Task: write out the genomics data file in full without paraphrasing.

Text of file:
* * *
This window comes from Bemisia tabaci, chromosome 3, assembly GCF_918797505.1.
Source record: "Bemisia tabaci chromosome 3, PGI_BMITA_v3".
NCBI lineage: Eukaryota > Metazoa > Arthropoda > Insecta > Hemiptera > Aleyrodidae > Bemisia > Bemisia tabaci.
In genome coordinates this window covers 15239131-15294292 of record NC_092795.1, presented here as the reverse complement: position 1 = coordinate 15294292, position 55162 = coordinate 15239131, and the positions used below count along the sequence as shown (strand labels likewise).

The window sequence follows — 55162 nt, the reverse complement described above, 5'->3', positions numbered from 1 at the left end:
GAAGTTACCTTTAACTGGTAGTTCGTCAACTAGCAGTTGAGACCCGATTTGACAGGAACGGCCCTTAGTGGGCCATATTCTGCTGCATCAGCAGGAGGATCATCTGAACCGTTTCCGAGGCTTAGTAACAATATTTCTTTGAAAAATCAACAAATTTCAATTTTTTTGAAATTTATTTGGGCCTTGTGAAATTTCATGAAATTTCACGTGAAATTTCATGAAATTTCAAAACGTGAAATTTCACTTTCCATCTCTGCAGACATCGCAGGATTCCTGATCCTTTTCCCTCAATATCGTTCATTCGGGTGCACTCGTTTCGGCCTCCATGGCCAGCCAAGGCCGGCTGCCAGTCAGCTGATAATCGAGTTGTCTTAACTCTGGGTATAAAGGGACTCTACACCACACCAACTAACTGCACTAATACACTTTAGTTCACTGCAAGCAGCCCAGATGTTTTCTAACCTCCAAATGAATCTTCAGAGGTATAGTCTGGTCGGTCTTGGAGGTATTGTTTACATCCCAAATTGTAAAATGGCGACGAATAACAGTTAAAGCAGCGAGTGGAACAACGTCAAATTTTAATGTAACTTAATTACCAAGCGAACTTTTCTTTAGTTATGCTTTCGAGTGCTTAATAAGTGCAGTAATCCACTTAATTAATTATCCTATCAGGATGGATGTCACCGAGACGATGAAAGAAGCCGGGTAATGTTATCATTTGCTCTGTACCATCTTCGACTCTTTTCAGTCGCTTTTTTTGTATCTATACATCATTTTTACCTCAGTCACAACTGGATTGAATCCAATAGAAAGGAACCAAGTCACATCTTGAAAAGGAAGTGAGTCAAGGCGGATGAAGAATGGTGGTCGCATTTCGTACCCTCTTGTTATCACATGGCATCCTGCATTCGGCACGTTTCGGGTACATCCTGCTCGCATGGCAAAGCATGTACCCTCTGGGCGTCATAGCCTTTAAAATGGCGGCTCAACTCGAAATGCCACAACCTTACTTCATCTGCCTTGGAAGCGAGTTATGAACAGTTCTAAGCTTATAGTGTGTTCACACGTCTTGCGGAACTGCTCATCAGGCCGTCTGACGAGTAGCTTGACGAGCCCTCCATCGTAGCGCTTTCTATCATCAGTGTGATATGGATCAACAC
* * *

This window comes from Bemisia tabaci, chromosome 3, assembly GCF_918797505.1.
Source record: "Bemisia tabaci chromosome 3, PGI_BMITA_v3".
NCBI lineage: Eukaryota > Metazoa > Arthropoda > Insecta > Hemiptera > Aleyrodidae > Bemisia > Bemisia tabaci.
In genome coordinates this window covers 15239131-15294292 of record NC_092795.1, presented here as the reverse complement: position 1 = coordinate 15294292, position 55162 = coordinate 15239131, and the positions used below count along the sequence as shown (strand labels likewise).

The window sequence follows — 55162 nt, the reverse complement described above, 5'->3', positions numbered from 1 at the left end:
GAAGTTACCTTTAACTGGTAGTTCGTCAACTAGCAGTTGAGACCCGATTTGACAGGAACGGCCCTTAGTGGGCCATATTCTGCTGCATCAGCAGGAGGATCATCTGAACCGTTTCCGAGGCTTAGTAACAATATTTCTTTGAAAAATCAACAAATTTCAATTTTTTTGAAATTTATTTGGGCCTTGTGAAATTTCATGAAATTTCACGTGAAATTTCATGAAATTTCAAAACGTGAAATTTCACTTTCCATCTCTGCAGACATCGCAGGATTCCTGATCCTTTTCCCTCAATATCGTTCATTCGGGTGCACTCGTTTCGGCCTCCATGGCCAGCCAAGGCCGGCTGCCAGTCAGCTGATAATCGAGTTGTCTTAACTCTGGGTATAAAGGGACTCTACACCACACCAACTAACTGCACTAATACACTTTAGTTCACTGCAAGCAGCCCAGATGTTTTCTAACCTCCAAATGAATCTTCAGAGGTATAGTCTGGTCGGTCTTGGAGGTATTGTTTACATCCCAAATTGTAAAATGGCGACGAATAACAGTTAAAGCAGCGAGTGGAACAACGTCAAATTTTAATGTAACTTAATTACCAAGCGAACTTTTCTTTAGTTATGCTTTCGAGTGCTTAATAAGTGCAGTAATCCACTTAATTAATTATCCTATCAGGATGGATGTCACCGAGACGATGAAAGAAGCCGGGTAATGTTATCATTTGCTCTGTACCATCTTCGACTCTTTTCAGTCGCTTTTTTTGTATCTATACATCATTTTTACCTCAGTCACAACTGGATTGAATCCAATAGAAAGGAACCAAGTCACATCTTGAAAAGGAAGTGAGTCAAGGCGGATGAAGAATGGTGGTCGCATTTCGTACCCTCTTGTTATCACATGGCATCCTGCATTCGGCACGTTTCGGGTACATCCTGCTCGCATGGCAAAGCATGTACCCTCTGGGCGTCATAGCCTTTAAAATGGCGGCTCAACTCGAAATGCCACAACCTTACTTCATCTGCCTTGGAAGCGAGTTATGAACAGTTCTAAGCTTATAGTGTGTTCACACGTCTTGCGGAACTGCTCATCAGGCCGTCTGACGAGTAGCTTGACGAGCCCTCCATCGTAGCGCTTTCTATCATCAGTGTGATATGGATCAACAC